Every entrepreneur that I have spoken to has endorsed this truth: Starting a new business can be both exciting and overwhelmingly exhausting. Most entrepreneurs start their own ventures because they are tired of the routine 9 – 5 work schedule but end up working longer hours when pursuing their dreams – which is a extremely impressive!
Even when entrepreneurs are not working, they end up thinking about work. Entrepreneurs insomnia is the inability to rest from work at night. It’s hard to detach from work because the lines between work and passion cease to exist. Be reminded that at the end of the day, it is work and unless an entrepreneur takes time to recover, burn out and lack of motivation will be hard to kick aside. Here are five solid tips to help you remain motivated in this entrepreneurial journey.
- Separation between work and rest is important for entrepreneurs. Taking a break from your work can help you become more productive and creative. It is when it gets a chance to rest that our brain often creates wonders. Find out what helps you rest and recover and be intentionally consistent about incorporating it into your schedule.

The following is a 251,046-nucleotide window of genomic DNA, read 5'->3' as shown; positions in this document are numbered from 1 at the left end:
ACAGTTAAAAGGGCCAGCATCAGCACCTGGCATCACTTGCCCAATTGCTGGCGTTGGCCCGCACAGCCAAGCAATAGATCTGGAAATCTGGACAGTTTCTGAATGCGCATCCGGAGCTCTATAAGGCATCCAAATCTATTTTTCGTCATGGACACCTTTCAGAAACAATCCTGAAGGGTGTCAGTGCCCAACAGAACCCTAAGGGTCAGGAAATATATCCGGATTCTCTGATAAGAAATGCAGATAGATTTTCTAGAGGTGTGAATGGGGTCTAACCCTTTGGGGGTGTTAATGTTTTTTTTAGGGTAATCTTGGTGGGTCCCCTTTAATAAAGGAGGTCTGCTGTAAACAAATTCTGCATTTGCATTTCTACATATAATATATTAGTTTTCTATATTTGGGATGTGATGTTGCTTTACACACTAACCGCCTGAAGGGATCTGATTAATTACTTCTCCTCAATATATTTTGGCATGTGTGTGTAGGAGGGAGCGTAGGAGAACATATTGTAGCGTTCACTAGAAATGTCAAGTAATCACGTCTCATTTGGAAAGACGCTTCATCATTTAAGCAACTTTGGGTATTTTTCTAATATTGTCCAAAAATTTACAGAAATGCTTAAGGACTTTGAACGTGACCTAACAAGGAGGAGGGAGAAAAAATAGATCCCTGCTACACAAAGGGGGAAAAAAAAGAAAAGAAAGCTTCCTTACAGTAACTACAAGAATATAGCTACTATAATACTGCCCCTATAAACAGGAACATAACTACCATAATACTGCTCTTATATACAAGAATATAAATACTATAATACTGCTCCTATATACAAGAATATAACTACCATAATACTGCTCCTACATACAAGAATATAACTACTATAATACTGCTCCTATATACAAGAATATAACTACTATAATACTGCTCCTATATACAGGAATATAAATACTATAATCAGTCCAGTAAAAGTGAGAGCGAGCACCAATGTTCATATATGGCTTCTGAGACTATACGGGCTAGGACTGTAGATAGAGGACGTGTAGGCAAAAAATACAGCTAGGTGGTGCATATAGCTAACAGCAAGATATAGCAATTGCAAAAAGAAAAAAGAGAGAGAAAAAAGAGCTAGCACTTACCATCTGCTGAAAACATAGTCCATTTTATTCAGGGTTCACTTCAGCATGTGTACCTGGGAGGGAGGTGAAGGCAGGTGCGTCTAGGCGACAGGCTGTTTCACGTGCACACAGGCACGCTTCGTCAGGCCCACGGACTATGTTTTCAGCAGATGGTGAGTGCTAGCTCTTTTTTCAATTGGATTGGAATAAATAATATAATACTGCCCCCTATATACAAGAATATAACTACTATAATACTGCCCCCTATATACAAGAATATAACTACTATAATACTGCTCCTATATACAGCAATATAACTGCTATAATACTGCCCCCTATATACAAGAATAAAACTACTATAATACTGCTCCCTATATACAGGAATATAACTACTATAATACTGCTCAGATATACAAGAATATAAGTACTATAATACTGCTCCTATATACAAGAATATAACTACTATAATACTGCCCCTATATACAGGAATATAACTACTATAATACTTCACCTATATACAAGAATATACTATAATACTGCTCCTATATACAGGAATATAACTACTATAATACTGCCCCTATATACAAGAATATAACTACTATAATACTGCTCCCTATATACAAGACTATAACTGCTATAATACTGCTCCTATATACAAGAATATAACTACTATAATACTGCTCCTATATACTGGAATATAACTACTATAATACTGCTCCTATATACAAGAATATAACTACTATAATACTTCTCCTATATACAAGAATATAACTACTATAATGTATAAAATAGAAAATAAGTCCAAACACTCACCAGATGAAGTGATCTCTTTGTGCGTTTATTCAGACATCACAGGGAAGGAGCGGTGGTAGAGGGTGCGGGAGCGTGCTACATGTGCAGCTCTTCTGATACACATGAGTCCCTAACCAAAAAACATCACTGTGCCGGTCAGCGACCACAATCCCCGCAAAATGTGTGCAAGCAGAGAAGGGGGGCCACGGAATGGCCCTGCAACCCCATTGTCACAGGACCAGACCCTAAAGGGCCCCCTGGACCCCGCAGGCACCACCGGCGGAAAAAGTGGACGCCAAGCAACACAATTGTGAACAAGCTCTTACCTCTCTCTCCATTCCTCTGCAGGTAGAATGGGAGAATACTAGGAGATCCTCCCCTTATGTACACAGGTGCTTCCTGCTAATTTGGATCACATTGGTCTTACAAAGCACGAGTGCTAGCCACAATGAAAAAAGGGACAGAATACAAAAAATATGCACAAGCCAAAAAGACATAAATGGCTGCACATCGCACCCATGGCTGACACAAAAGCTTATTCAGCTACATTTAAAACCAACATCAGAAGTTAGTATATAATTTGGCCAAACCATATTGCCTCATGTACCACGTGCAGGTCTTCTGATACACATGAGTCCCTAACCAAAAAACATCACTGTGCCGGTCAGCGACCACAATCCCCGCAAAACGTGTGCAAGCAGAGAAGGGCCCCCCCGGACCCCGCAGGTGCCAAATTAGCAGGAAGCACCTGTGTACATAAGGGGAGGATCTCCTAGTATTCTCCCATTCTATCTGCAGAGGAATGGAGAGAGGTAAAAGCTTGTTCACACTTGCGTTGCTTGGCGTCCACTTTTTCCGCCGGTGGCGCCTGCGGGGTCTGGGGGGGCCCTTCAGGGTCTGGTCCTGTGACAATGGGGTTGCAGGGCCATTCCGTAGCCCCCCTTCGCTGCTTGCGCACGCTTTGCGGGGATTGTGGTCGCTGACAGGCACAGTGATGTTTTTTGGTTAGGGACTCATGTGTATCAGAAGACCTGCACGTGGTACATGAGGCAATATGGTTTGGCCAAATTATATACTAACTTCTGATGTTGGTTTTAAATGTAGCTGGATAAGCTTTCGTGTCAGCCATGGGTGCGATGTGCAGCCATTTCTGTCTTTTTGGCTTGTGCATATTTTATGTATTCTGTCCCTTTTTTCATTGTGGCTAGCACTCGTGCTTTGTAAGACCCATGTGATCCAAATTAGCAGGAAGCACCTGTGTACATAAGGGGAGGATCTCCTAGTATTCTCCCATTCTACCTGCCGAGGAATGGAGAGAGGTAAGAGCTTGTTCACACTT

- Engage with your customers and supporters, not just to grow your business but also to get affirmative feedback. Affirmation can be a strong motivator and can relieve negative stress. Entrepreneurs often ignore current supporters because they are too busy pursuing new ones. Keep both friends and enemies close – both groups can motivate.
- Pursue hobbies. Just because you started your own company does not mean you must sacrifice all your other interests. Starting your company will most likely be all work for the first phase and there might be days when you will question your entrepreneurial journey. Hobbies can encourage innovation.
- Keep improving your skills and strategies. Make use of every opportunity to learn something new. Your company will continue improving with you.
- Enjoy the work an celebrate successes because when you enjoy what you do, failures will truly turn into stepping stones for greater success. As Drucker said, “Failure should always be considered a symptom of an innovative opportunity, and taken seriously as such.”